What Are The Different Types Of Credit Cards?

There is a wide variety of credit cards to choose from. Whether your credit score is good, low, you need a card for your business, are a reward-seeker, here are the different types of credit cards you can get. 

Secured Credit Cards

These credit cards require you to pay a deposit to the bank as collateral and generally have “secured” in its name. The Discover it Secured card, for instance, requires that you put $200 down to receive a $200 credit line. 

Every month for eight months, the lender assesses your account and spending to make sure you are using the credit card responsibly. If you pay your statements on time and in full by the eight months ends, you will get your deposit back and have the option to upgrade to an unsecured card.

Unsecured Credit Cards

Unsecured cards are regular credit cards. The cards below are different types of unsecured credit cards.

Student Credit Cards

These cards are for university students who have a brief credit history or no credit at all. Consequently, the line of credit is more limited than other types of unsecured cards. Generally, student credit cards have minimal or nonexistent annual fees and bonuses based on academic performance. For example, some financial institutions reward students who maintain a certain GPA with cash bonuses or points. 

Business Credit Cards

Business credit cards fall into two categories: small business and corporate. A small business card works similar to a personal credit card and is usually used to help new businesses build their credit. On the other hand, large-scale companies can apply for a corporate credit card, which permits multiple users and offers business-centric bonuses like travel or miles. 

Reward Credit Cards

Reward credit cards are a type of unsecured card. There are a variety of reward cards that allow you to receive generous perks based on different categories.

Cashback Credit Cards

These credit cards can help you save money on everyday items by offering you cash as a check, direct deposit, or credit. Usually, credit cards provide between 1% to 6% cashback. 

Before picking a cashback reward card, make sure it aligns with your spending habits. You want to make sure that you’re not just spending money for the sake of getting rewards.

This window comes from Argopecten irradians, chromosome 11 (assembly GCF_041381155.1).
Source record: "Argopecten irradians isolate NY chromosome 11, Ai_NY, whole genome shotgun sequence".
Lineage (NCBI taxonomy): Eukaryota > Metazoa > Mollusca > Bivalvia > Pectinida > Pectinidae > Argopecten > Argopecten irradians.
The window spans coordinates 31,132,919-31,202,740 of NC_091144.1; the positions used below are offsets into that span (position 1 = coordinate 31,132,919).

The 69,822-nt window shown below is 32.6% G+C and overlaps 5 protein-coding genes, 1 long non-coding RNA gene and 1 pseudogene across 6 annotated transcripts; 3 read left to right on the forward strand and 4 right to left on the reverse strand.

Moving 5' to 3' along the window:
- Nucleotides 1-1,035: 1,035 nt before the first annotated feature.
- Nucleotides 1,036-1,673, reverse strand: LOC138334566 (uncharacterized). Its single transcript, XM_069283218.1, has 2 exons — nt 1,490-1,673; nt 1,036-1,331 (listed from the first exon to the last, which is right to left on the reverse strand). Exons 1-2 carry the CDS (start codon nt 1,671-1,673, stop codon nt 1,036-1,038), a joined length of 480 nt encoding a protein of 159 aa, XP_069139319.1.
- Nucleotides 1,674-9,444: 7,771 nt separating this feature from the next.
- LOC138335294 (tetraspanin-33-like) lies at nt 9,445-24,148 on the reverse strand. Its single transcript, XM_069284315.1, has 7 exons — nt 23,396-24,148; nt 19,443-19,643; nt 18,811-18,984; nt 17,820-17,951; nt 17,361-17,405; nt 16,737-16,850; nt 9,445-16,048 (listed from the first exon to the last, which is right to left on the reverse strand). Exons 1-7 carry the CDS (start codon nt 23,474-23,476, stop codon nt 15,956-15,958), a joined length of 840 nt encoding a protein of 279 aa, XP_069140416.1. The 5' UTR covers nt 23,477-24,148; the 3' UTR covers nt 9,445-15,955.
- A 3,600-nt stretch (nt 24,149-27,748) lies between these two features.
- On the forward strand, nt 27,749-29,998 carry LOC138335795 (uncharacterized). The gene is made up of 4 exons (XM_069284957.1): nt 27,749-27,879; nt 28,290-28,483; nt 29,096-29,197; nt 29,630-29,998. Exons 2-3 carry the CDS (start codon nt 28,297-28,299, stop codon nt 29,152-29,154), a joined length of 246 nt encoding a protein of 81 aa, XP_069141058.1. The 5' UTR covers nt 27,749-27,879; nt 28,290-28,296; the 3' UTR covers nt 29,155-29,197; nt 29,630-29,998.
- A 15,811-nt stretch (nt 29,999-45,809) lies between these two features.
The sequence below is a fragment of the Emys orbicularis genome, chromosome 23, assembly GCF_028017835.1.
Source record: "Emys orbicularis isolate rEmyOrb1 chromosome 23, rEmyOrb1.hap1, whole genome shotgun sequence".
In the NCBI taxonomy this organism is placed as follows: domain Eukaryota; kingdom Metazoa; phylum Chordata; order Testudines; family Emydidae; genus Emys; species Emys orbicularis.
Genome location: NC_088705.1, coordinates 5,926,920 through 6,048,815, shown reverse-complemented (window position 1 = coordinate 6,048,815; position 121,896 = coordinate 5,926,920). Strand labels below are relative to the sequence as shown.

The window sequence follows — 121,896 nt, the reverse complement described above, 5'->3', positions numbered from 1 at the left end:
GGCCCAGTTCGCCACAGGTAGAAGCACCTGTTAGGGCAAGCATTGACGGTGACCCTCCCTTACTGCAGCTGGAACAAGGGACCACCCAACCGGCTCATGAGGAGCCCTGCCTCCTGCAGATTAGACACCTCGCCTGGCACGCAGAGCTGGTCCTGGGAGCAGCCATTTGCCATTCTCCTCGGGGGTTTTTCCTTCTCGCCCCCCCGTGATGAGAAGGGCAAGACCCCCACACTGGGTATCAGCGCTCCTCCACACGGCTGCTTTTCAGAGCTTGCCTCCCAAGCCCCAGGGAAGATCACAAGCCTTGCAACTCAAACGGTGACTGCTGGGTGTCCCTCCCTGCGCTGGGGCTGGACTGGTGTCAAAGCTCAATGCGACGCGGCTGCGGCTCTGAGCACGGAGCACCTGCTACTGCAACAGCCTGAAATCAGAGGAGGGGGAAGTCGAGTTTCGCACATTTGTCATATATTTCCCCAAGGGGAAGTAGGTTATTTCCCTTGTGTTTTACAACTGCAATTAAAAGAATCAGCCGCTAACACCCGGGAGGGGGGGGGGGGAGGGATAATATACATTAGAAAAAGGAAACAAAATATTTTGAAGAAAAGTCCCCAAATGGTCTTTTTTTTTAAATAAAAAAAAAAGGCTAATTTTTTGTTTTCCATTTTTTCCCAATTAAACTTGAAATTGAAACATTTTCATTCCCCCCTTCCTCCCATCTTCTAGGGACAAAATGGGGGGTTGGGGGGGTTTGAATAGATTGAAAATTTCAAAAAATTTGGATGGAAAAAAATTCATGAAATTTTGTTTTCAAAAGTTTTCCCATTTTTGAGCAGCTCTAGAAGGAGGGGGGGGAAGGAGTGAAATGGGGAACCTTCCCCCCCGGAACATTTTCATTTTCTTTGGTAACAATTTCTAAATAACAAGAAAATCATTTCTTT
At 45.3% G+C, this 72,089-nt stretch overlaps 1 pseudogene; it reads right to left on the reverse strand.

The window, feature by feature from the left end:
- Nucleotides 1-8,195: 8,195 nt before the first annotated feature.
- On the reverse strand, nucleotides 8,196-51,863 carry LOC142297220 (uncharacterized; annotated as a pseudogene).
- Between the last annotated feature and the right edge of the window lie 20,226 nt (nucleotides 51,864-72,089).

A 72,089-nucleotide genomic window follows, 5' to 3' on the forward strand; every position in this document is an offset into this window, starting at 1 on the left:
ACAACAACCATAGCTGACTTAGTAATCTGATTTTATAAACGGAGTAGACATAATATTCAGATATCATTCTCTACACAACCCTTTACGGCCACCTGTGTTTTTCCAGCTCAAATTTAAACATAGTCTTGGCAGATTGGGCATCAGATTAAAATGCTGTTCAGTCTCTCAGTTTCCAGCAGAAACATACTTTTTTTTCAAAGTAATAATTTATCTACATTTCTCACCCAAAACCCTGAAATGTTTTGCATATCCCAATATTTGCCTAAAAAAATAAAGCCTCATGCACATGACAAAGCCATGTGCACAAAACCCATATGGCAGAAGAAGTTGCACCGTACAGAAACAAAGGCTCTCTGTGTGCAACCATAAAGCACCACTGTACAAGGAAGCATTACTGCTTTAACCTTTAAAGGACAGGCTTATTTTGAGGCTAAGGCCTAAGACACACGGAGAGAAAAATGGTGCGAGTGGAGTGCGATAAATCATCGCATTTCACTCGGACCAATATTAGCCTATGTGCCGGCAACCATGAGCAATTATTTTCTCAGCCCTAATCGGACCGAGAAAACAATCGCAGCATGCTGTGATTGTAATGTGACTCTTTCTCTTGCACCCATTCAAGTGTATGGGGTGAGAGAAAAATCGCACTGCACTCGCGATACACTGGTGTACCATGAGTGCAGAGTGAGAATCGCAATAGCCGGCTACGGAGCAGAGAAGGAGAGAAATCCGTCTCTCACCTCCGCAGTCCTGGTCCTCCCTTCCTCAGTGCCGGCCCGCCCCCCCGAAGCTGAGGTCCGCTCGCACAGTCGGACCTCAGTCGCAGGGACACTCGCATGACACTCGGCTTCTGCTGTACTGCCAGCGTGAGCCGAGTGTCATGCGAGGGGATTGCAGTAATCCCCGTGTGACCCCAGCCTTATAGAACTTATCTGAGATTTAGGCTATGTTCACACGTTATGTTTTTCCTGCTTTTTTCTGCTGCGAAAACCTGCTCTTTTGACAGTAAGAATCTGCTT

Monthly and annual fees are one more consideration to take into account. For example, if the yearly cost exceeds the cashback money you earn, it may not be worth it.

You also want to know any restrictions on getting your rewards. Depending on the card, you may only be able to redeem your cashback after so many points or months. You may want a card that gives you immediate cashback, so double-check the terms, so you know it’s worth the effort.

Travel Reward Credit Cards

If you frequently travel, a travel reward credit card can help you save big on tickets, hotels, and more. You can get a travel reward card through your bank or a branded card from a specific company.

The latter card type is also referred to as branded cards. These credit cards are an excellent way for travelers to rack up frequent flier points that can be exchanged for tickets, free checked bags, special seating, and more. 

Hotel reward credit cards work the same and give you access to cheaper rooms (or better upgrades), late checkout, or even a free visit.

Like cashback credit cards, you must pick the right travel reward card for your needs and habits. Also, keep in mind that while your points may get you a free ticket, they don’t always cover the cost of tax.

Branded Credit Cards

Branded credit cards are provided by specific retailers who partner with a credit card company. These cards give you points, cashback, and other rewards when you use it at participating businesses.

Charge Cards

Charge cards are different from regular credit cards. While the balance on a standard card rolls over from month to month while accruing interest, you must pay the balance on a charge card. If you don’t, the issuer will fine you.

But that isn’t the only difference. Many charge cards do not come with a predetermined spending limit, although some branded cards do. But just because you don’t have a credit limit doesn’t mean there aren’t limitations; the lender can still cap your spending if it feels the need to.

Charge cards used to be more common, but not so much anymore. They are ideal for those who don’t want to carry debt for an extended time. Additionally, some, like American Express, even offer rewards — but the tradeoff is that you have to pay a higher annual fee.

Subprime Credit Cards

These credit cards are primarily for those whose credit is less than ideal. More often than not, subprime credit cards have hefty annual fees and sky-high interest rates, but some don’t. If used responsibly, subprime credit cards can help you build your credit until you qualify for a better card, similar to a secured card.


  • Martin, Asia. “The Forbes Guide to Credit Cards.” Forbes, Forbes Magazine, 23 Aug. 2020, www.forbes.com/advisor/credit-cards/the-forbes-guide-to-credit-cards/.